The Public Eye

Charter school board may get rare perk – pay

Highlands Community Charter School student Ricky Gamble of Sacramento goes through a checklist of things that he will be tested on before he takes a driving test to become a truck driver.
Highlands Community Charter School student Ricky Gamble of Sacramento goes through a checklist of things that he will be tested on before he takes a driving test to become a truck driver. hamezcua@sacbee.com

Charter schools, unlike big school districts, don’t usually pay their board members. But trustees of a single charter school in Del Paso Heights will start receiving $600 a month if a proposal to amend the school’s bylaws gets final approval.

Highlands Community Charter School, approved last year by Twin Rivers Unified, offers students older than 22 an opportunity to earn high school diplomas, learn vocations and improve English skills. The publicly funded school serves 350 students, including many ex-offenders.

Galt Joint Union school district, by comparison, educates about 3,800 K-8 students. Its trustees are paid $180 a month. Twin Rivers Unified trustees are paid $750 a month to serve their 28,000 students. Both districts offer health benefits to board members.

The California Education Code allows school districts to pay their trustees monthly stipends based on enrollment. School boards can elect to take less, or add up to 5 percent to the base amount. These payments often come with medical and dental benefits.

Charter schools are governed by state nonprofit rules and their own bylaws, which offer more latitude.

“I’m not aware of other charter schools that pay stipends,” said Emily Bertelli, spokeswoman for the California Charter School Association. The charter advocacy organization doesn’t recommend stipends, she said.

Leaders of Highlands Community Charter School say the payments are justified because the board members work eight to 16 hours each week. “It (the board) is really active and really runs this place,” said Murdock Smith, who recently stepped down from the school board to become the school’s part-time chief financial officer.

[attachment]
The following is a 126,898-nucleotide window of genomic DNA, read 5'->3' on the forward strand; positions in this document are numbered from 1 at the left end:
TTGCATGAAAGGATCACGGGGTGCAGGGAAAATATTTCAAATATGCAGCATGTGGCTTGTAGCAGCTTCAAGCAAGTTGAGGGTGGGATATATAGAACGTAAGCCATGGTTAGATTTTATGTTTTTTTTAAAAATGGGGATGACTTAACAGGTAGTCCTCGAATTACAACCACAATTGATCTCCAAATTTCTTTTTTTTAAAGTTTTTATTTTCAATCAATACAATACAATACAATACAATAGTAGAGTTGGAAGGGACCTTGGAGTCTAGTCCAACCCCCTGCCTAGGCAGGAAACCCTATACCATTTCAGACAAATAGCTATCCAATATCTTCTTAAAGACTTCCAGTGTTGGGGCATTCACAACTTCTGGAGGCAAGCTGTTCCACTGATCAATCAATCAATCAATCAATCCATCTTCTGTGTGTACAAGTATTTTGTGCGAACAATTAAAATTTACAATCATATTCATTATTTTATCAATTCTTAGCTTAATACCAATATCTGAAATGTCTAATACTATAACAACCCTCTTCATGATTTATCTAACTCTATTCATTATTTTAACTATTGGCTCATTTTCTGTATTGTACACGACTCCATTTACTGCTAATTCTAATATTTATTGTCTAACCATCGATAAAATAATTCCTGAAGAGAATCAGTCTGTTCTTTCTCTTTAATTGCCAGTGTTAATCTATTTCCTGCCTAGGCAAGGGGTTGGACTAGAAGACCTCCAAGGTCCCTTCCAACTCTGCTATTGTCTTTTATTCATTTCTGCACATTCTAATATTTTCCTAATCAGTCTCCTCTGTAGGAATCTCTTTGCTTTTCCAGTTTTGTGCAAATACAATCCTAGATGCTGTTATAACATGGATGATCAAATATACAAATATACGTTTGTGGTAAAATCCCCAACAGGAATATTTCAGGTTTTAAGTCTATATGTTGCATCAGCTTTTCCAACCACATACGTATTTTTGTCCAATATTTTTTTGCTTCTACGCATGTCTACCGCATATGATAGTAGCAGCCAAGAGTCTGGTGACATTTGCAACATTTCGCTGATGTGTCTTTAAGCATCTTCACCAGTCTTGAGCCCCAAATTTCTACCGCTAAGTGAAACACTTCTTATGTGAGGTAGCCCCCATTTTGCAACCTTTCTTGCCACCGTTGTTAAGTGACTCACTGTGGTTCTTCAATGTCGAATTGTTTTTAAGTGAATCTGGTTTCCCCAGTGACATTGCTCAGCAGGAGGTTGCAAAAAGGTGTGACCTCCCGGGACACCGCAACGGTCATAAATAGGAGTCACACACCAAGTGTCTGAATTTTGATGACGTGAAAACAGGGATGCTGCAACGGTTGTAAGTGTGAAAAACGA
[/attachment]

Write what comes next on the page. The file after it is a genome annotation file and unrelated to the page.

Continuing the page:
Holding a seat on the charter’s board is demanding because the school has grown rapidly, recently adding four off-site classrooms, said Ward Allen, president of the nonprofit corporation that runs the charter school. The passage of Proposition 47, which reduced penalties for some crimes, has meant more people are being released from prison and are calling the school searching for job training.

“We’re on the verge of being discovered,” Allen said. “We are basically seeing the flood start, and I don’t know how quickly it is going to abate. I think it will be a busy, busy year.”

Locally, neither Fortune Charter Schools, California Montessori Project nor Aspire Public Schools – three of the region’s largest charter school systems – pay stipends to their board members.

“Board stipends are pretty unusual for charters, but they are not unheard of,” said Karl Yoder, chief financial officer for Delta Managed Solutions. His company offers human resources and other support services to 35 California charter schools, including Highlands Community Charter.

Yoder said only three to four of the charter schools he works for offer stipends to trustees. “What we recommend is a stipend that covers the incidental costs of being a board member,” he said.

The proposed Highlands Community Charter School bylaw amendment also would allow for paying the person acting as the Twin Rivers Unified board liaison – currently Linda Fowler – $600 a week for lobbying efforts.

The Highlands board has been weighing the bylaw revision for more than a month. It tentatively voted to adopt the revised bylaws on June 27, pending review from the school’s attorney. The item has been put on the agenda twice since then, but no action was taken at either meeting. The matter continues to be under legal review, said Highlands attorney Thomas Cregger.

The move to pay stipends to the charter board and to pay the Twin Rivers liaison is among the controversial decisions recently made by officials at Highlands Community.

Last month, the FPPC announced it will investigate whether Fowler, who also serves as president of the Twin Rivers Unified school board, violated conflict-of-interest rules by accepting thousands of dollars in consulting fees from Highlands Community Charter, which she helped establish. Fowler is retired from the state Department of Justice, where she was an investigative auditor.

Highlands paid Fowler’s consulting firm $13,000 in October to pursue a federal startup grant before canceling the contract when the school’s principal questioned its propriety.

Every five years, the Twin Rivers Unified school board has the power to decide whether to renew the charter of Highlands Community Charter.

Diana Lambert: 916-321-1090, @dianalambert

Board stipends

State law sets the base amount a school board member can be paid monthly on district enrollment. School boards can elect to take less, or add up to 5 percent to the base amount. Charter schools are governed by state nonprofit laws and their own bylaws.

Enrollment / Base pay

60,000+ / $1,500

25,000-60,000 / $750

10,000-25,000 / $400

1,000-10,000 / $240

150-1,000 / $120

150 or less / $60

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